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Current Issues
Building Opportunity:
Improving Life Outcomes Through Housing

At the heart of every housing authority’s mission is improving the lives of the families and individuals they serve. For many housing authorities, this means coordinating with the education, workforce development, health care, transportation, and social services systems on the local level to provide supports and opportunities to residents.

Yet, innovative practice on the local level has not led to the broad-scale change that is needed to lift more than 43 million Americans out of poverty. Thus, CLPHA and its members have committed to work with interested practitioners, researchers, and policymakers to reshape the way that the housing system works with other systems at the federal level.

This effort, called “Building Opportunity” for short, will create that systems change by:

  • Developing knowledge about local level challenges to partnering with other systems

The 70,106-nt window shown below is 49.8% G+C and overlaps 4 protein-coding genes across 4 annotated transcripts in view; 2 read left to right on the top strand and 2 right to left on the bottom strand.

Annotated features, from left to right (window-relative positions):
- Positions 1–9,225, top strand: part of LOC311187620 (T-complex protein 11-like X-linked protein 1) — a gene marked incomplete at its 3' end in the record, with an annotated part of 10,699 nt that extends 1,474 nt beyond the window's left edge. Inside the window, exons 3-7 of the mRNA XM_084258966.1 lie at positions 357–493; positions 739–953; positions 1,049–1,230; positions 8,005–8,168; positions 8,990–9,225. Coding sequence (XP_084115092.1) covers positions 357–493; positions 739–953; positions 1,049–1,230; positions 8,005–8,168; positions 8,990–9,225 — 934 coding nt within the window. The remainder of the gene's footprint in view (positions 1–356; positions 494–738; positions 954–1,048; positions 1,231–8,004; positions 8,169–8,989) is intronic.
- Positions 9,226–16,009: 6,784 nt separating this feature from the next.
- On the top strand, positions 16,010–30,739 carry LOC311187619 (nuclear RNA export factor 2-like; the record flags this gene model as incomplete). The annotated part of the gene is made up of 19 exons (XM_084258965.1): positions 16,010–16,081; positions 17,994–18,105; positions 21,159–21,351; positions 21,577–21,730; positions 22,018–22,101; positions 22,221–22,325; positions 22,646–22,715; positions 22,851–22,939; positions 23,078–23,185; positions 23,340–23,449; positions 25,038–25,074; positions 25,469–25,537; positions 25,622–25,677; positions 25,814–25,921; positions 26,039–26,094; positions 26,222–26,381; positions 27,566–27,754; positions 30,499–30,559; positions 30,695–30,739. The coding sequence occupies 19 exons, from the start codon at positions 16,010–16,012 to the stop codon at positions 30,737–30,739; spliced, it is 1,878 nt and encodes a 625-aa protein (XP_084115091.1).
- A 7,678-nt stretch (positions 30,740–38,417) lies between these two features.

•  Sharing successful practices and solutions to challenges with practitioners across sectors and
  •  Promoting the implementation of policies that align systems to federal policymakers.
Local practitioners across sectors already know from experience that when systems work together, outcomes for families and individuals living in poverty are improved. Learn more about how housing authorities are working with other systems and how to be part of Building Opportunity.

ReThink: Why Housing Matters

CLPHA is proud to be a part of HAI Group's ReThink initiative, a national public awareness campaign encouraging people to reconsider their perceptions about public housing and realize the benefits it offers individuals and the greater community.


Visit www.ReThinkHousing.org to learn more, and join the campaign on Facebook and Twitter.